Sentinel Marine creates jobs as it further expands its fleet
The Bailey Sentinel, constructed in China, is due to arrive in Aberdeen in early September and 24 new jobs will be created when the it goes into service. The new jobs will bring the total workforce at Sentinel Marine to 230.
The vessel, an emergency response and rescue vessel (ERRV), will operate rescue and recovery services for a major North Sea oil field operator following sea trials. The vessel is the eighth new build vessel to join the expanding Sentinel Marine fleet since 2015.
The Sentinel Marine fleet is the youngest operating in the emergency response and recue sector. The company’s new builds have an advantage over aging ERRVs in the North Sea fleet as they are more efficient to operate.
Rory Deans, chief executive of Sentinel Marine says, “We are delivering a quality fleet of ERRVs which, unlike some still in service in the North Sea, have not been repurposed but instead have been custom built to ensure they are equipped with the latest technology and are more fuel efficient. It is reckoned that over 30% of ERRVs currently operating in the North Sea are at least 30 years old. At Sentinel Marine we are committed to providing state of the art multi-role vessels which are able to provide a wide range of services including oil recovery, rescue towing and dynamic positioning.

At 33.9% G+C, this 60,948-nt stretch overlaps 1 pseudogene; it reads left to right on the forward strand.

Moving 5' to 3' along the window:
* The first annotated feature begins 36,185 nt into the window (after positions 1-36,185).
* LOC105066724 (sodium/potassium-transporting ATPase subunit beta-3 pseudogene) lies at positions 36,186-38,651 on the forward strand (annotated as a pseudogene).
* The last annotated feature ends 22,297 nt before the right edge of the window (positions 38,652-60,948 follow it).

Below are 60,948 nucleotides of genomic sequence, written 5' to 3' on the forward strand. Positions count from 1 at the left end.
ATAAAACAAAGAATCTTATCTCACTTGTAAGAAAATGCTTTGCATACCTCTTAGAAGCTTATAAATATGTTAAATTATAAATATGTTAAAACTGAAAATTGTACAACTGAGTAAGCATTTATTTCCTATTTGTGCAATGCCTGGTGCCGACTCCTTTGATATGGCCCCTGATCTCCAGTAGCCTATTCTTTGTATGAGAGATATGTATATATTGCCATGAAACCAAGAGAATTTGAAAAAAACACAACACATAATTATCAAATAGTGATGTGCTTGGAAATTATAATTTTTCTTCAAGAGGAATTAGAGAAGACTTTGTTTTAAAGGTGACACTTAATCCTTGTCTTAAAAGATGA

“It is also important to Sentinel Marine that we offer our staff a reliable, comfortable and modern environment to live and work in and that we continue to attract the best of the maritime industry’s talent.”
One of Sentinel Marine’s newest recruits, Frazer Smart, was recently named deckhand of the year by the Scottish Maritime Academy, North East Scotland College’s nautical centre.
“By having the newest fleet in the sector,” continues Rory Deans, “We aim to keep attracting young talent like Frazer, who has just returned from his first trip to sea with us on the Mariner Sentinel which is operating within the Statoil’s Mariner oilfield to the east of Shetland.”
Published: 09 August 2018